The plight of people in Mozambique is always clouded with stories of famine and malnutrition. This has been the case for decades. The current food crisis in Mozambique goes overlooked at times because it happens as an annual reoccurrence due to heavy drought. According the United Nations Office for the Coordination of Humanitarian Affairs, (OCHA), as of early 2016, 1.4 million people were food-insecure. That number is expected to increase to 2.3 million people by the end of 2017. But there is hope for hunger in Mozambique.
There are a few initiatives that are trying to address the hunger in Mozambique. The disconnect between reaching people in rural areas being bridged by mobile brigades. Health and Nutrition Mobile Brigades are out in the rural areas getting food into the hands of the people that need it most. These mobile brigades are trying to solve hunger issues by actually reaching people.
This isn’t a solution for everyone but it’s benefiting some. Those who are benefiting from this initiative no longer have to worry about finding their way to towns that provide food. In 2016, UNICEF saw 27,500 cases of Severe Acute Malnutrition in children under five. In 2017, it is estimated that there will be fewer cases of moderate and severe malnutrition due to the mobile units that are reaching people in remote areas. Hunger in Mozambique is rising, but with intelligent planning and the ability to get food into the hands of the people, organizations are trying desperately to lower those numbers.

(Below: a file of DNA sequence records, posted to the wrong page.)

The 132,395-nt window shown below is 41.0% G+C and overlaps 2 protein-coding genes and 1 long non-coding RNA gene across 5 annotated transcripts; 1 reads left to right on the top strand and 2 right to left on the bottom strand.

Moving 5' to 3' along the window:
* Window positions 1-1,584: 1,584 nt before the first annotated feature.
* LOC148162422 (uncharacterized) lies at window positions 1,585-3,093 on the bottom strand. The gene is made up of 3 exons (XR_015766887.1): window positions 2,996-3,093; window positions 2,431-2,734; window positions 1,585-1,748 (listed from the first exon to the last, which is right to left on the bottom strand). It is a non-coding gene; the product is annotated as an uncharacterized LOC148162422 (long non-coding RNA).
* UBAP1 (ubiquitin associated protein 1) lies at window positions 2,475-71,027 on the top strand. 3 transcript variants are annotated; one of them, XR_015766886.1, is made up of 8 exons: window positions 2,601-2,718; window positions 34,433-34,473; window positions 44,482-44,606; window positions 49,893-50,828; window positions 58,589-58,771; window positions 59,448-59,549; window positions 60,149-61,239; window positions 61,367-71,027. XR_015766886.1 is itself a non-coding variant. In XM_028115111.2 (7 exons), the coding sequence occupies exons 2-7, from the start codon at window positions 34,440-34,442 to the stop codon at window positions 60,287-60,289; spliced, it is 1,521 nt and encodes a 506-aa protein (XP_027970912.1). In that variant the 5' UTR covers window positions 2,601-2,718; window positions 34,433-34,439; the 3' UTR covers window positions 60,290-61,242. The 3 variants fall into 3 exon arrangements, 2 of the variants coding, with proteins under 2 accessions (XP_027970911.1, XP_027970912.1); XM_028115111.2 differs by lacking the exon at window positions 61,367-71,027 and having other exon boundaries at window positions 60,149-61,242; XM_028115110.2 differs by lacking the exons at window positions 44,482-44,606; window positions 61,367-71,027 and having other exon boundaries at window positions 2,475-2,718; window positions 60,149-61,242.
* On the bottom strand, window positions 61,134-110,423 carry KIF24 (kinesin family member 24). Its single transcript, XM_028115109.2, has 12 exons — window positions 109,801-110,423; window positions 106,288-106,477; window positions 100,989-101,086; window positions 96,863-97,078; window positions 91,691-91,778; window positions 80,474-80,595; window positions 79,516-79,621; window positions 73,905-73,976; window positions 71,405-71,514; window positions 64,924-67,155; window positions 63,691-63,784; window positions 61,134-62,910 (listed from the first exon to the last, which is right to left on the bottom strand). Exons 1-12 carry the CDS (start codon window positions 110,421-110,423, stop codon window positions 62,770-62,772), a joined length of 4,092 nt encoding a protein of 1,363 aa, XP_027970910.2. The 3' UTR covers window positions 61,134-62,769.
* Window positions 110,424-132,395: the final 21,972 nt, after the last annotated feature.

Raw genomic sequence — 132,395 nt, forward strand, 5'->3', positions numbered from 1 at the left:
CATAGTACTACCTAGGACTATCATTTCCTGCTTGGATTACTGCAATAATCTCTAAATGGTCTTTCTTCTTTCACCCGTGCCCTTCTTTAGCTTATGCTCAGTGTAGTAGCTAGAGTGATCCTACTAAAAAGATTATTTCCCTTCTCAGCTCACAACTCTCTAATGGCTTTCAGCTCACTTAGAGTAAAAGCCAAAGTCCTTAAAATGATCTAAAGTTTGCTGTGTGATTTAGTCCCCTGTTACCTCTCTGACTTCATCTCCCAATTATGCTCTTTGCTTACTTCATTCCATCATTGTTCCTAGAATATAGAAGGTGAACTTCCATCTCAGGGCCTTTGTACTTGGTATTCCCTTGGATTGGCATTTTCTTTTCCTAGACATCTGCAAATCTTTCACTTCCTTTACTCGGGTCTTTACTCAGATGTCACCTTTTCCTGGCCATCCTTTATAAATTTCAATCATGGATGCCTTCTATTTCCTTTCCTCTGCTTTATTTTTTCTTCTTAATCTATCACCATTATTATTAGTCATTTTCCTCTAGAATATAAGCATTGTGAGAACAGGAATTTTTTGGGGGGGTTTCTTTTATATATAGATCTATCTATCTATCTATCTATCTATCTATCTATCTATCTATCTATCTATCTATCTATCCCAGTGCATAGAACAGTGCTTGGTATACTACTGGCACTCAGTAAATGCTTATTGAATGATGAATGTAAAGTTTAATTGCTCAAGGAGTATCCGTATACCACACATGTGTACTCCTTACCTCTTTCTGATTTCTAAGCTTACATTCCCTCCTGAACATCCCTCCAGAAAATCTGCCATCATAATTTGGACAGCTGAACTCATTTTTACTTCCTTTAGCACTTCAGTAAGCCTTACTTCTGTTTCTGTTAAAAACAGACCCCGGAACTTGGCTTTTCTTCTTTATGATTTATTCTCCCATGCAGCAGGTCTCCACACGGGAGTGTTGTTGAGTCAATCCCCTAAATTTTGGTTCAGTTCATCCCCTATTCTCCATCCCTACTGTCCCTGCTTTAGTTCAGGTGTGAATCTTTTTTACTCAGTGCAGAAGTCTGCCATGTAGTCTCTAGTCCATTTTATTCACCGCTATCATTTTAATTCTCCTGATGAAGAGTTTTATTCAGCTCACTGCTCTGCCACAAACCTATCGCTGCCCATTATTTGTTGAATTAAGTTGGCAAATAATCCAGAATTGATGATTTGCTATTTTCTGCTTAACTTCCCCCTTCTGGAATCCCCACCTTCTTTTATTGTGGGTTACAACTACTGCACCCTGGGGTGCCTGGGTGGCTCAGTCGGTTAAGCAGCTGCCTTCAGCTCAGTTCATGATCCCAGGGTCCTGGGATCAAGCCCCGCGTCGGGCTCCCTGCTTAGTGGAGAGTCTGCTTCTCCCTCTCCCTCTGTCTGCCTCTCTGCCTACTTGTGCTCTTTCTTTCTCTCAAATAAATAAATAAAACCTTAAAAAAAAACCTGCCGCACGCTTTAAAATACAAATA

According to the OCHA, food security clusters are reaching people by the hundreds of thousands, although there’s still work that needs to be done as everyone isn’t being reached in time. The food security clusters are reaching people through vouchers, food distribution and vegetable seeds. These meager means of feeding people prove to be life or death strategies in a region that’s prone to drought.
With the majority of subsistence farms being roughly two acres in size, there’s been a push to share important information on crops, yields and the overall health of the crops. There are apps that are getting into the agricultural business and may prove to be the future of slowing down food deficits. An app called WeFarm is a way for farmers to share information through cell phone. This is a long way off in some remote parts of sub-Saharan Africa, but the thought of millions of people sharing information via cell phone that my slow down or eradicate crop devastation is promising.
Being involved in the decisions that affect the people of Mozambique is imperative. Their involvement in their own future will sustain the progress for generations to come. There may be no stopping of the drought anytime soon, but with certain safeguards in place, feeding the people of Mozambique can be bit easier. The aforementioned initiatives may indeed prove to be just what Mozambique and other countries need.
– T.W. Prescott